Wrong Place, Wrong Time, Wrong Message, Wrong Sender, Wrong Audience

But other than that, Professor Ditherton Wiggleroom was great on the stump:

“One congressman said that Obamacare is the most dangerous piece of legislation ever passed,” Obama said in Largo, Md. “Ever, in the history of America, this is the most dangerous piece of legislation. Providing — creating a marketplace so people can buy group insurance plan, the most dangerous ever.”

“You had a state representative somewhere say that it’s as destructive to personal and individual liberty as the Fugitive Slave Act,” he added. “Think about that. Affordable health care is worse than a law that lets slave owners get their runaway slaves back. I mean, these are quotes. I’m not making this stuff up.”

Here’s the thing. He is making this stuff up — the stuff about ObamaCare creating a free market, and making health care affordable. What ObamaCare does is set up little boutiques where everyone (which is hardly anyone) is forced to sell overpriced, fancy goods to people who are required to buy them.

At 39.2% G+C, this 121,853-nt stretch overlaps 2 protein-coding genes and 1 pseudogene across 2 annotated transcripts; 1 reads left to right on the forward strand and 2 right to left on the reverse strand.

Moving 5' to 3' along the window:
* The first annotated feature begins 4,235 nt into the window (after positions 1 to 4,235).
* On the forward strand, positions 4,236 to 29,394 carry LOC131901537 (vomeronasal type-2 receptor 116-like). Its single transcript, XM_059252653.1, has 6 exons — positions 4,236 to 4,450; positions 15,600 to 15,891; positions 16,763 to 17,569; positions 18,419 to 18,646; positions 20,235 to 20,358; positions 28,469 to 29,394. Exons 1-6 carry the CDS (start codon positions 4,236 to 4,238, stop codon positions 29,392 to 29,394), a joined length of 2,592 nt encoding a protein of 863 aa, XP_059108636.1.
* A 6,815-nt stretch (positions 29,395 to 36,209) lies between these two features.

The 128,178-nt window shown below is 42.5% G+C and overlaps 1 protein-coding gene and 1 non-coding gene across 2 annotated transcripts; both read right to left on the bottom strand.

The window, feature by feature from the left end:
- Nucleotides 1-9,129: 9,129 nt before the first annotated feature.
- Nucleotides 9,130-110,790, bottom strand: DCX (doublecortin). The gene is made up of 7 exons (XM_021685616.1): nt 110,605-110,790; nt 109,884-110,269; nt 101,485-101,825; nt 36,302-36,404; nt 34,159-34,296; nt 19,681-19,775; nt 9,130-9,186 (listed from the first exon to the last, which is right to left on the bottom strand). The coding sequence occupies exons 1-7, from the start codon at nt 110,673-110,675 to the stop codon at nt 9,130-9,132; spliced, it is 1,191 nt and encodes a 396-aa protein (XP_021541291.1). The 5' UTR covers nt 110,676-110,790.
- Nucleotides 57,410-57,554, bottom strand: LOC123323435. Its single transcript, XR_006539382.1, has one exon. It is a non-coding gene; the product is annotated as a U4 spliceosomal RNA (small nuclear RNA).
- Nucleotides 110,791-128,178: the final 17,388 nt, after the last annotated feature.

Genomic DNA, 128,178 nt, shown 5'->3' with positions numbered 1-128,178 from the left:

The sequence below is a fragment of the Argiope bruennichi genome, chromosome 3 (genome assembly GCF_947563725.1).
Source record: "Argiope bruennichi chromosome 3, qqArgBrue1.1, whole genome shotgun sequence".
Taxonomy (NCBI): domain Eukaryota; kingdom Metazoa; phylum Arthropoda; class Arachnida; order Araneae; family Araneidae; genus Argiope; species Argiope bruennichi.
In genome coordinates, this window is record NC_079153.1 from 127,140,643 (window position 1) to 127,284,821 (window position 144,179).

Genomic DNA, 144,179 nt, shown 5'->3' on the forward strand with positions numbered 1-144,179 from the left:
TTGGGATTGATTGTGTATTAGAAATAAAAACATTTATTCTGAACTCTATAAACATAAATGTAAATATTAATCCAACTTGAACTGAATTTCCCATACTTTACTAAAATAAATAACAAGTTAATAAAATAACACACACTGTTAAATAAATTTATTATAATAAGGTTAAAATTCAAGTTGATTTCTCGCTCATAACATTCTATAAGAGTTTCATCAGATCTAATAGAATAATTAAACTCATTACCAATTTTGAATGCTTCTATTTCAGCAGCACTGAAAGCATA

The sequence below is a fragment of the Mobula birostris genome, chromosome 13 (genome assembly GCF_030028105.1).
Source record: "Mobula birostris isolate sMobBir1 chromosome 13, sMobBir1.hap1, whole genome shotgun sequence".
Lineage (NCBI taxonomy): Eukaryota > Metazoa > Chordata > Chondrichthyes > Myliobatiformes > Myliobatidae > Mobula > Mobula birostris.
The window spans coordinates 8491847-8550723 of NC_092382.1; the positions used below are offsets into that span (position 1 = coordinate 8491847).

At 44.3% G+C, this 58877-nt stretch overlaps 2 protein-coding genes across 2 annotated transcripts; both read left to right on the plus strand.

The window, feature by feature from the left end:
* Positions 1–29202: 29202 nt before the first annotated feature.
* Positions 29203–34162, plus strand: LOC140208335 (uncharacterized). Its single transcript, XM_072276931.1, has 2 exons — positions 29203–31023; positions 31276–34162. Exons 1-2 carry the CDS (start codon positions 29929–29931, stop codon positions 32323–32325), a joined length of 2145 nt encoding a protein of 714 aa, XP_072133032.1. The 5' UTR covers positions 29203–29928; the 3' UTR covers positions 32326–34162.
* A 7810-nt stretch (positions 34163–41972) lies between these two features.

I’m not sure where that’s free and I’m not sure how that’s affordable — but whatevs, right? Gotta make a speech to drum up support.

But the speech Wiggleroom gave is not the type of speech that wins the middle. It’s the kind of speech that rallies the base. The most recent Rasmussen robopoll shows that only 30% of Americans think ObamaCare will actually improve the economy. Curiously, about 30% of the electorate consists of Democrats.

In other words, the base is pretty well rallied. The Kool-Aid drinkers’ tongues are all stained bright red. And he’s not going to win over any Republicans, period. Certainly not after the way he’s treated them the last five years, beginning with “I won.”

What Wiggleroom needs to do is appeal to middle of the country, where there are still some hearts and minds to be won. His problem is, those hearts and those minds are sitting atop empty wallets.

Empty because of ObamaCare and nearly five years of Obamanomics.

They’re not listening to the Professor anymore — and for good reason.